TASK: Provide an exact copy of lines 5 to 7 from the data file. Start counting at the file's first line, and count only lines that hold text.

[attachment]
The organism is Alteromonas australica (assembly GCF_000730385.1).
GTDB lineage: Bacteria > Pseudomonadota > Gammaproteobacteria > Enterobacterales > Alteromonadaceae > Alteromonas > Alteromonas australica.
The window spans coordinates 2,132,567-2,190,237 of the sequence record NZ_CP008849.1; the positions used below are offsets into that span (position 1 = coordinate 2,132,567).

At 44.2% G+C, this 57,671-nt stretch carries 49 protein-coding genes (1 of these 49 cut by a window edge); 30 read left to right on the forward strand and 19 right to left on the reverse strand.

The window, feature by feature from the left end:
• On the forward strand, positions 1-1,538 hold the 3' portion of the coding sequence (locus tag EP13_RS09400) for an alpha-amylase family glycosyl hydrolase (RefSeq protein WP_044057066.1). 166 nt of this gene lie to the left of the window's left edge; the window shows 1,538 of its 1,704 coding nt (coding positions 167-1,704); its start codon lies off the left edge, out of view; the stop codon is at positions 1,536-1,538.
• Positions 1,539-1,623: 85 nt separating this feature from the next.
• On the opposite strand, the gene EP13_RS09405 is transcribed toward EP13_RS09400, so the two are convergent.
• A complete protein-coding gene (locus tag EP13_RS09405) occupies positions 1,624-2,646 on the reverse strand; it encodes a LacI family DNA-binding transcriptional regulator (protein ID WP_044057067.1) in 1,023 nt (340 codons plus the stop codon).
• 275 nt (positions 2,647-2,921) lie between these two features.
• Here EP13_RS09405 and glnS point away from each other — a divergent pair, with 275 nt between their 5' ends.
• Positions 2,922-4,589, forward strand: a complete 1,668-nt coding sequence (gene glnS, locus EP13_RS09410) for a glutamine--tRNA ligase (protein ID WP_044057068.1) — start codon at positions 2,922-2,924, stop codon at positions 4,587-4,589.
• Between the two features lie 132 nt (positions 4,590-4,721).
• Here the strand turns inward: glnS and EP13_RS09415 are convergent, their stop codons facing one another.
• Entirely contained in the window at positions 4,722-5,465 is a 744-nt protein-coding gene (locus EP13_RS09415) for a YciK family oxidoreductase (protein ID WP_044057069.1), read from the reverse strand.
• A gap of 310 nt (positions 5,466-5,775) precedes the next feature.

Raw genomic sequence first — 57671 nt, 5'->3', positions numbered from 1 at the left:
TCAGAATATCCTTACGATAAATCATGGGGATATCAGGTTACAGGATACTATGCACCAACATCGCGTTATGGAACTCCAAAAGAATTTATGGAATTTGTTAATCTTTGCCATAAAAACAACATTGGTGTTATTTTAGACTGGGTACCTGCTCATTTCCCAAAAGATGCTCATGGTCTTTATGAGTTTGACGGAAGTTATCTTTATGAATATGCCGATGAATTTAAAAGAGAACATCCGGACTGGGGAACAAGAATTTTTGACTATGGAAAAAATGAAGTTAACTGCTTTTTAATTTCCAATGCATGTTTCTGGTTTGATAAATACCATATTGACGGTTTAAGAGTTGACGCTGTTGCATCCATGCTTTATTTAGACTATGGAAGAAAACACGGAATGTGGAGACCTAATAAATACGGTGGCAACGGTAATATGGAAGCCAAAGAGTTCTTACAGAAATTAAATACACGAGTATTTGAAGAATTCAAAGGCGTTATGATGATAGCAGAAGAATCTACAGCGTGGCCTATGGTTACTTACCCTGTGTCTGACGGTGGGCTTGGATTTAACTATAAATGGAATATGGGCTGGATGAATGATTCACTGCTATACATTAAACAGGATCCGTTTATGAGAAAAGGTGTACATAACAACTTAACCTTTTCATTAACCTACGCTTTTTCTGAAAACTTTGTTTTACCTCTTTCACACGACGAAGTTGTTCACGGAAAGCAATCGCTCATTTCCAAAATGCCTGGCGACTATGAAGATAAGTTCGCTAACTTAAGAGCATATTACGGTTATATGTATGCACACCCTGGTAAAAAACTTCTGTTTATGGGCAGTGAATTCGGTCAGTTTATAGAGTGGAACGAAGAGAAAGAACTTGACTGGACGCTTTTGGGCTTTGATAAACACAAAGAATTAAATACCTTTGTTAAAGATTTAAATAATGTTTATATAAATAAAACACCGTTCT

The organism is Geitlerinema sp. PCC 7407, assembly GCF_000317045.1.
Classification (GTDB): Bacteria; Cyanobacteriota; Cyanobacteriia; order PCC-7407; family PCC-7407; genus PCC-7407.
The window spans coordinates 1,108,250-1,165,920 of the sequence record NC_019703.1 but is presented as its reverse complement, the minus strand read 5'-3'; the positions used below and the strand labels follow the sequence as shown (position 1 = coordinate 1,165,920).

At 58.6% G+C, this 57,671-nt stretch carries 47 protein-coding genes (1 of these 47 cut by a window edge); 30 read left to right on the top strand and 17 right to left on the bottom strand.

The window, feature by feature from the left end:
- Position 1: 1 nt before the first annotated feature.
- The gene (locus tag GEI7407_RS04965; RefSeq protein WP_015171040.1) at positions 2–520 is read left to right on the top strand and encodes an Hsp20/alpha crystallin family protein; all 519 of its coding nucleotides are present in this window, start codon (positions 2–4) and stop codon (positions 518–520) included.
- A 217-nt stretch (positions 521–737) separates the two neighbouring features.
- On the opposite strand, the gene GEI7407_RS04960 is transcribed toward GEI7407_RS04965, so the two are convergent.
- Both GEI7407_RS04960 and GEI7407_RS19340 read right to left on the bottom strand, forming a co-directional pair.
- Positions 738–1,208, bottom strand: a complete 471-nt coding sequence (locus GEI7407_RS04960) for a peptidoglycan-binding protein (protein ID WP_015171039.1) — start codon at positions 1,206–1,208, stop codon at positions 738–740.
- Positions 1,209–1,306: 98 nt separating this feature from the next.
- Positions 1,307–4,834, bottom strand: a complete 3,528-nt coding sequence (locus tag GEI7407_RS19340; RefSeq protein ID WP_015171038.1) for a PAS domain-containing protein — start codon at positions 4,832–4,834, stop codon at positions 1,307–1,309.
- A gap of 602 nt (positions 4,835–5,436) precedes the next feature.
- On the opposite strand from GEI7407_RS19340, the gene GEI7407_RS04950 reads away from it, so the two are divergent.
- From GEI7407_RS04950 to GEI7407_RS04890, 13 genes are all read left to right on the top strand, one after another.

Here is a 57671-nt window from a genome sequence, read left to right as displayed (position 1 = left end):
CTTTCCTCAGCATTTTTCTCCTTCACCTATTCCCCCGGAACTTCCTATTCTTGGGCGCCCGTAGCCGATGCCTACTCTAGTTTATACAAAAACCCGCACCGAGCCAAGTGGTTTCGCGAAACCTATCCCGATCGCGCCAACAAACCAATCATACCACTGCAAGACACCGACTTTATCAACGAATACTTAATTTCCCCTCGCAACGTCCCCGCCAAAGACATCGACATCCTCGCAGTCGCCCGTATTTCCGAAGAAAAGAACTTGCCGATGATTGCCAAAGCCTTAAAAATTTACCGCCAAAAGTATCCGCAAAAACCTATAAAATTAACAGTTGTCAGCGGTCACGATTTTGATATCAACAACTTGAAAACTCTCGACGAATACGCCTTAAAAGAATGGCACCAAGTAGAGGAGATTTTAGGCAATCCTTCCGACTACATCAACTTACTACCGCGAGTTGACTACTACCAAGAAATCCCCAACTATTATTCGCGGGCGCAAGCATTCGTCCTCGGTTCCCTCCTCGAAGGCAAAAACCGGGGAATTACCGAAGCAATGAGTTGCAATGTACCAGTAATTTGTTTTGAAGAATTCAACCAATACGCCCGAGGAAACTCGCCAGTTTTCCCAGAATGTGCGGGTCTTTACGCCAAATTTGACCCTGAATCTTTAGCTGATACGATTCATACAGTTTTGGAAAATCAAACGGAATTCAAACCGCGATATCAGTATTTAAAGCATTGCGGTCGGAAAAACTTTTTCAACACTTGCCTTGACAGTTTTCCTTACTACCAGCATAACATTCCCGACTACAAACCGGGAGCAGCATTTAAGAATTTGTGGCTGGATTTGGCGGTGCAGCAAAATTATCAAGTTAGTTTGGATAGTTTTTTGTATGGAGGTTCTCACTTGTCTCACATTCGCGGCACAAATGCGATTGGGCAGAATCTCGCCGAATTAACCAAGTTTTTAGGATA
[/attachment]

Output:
The window, feature by feature from the left end:
• On the forward strand, positions 1-1,538 hold the 3' portion of the coding sequence (locus tag EP13_RS09400) for an alpha-amylase family glycosyl hydrolase (RefSeq protein WP_044057066.1). 166 nt of this gene lie to the left of the window's left edge; the window shows 1,538 of its 1,704 coding nt (coding positions 167-1,704); its start codon lies off the left edge, out of view; the stop codon is at positions 1,536-1,538.
• Positions 1,539-1,623: 85 nt separating this feature from the next.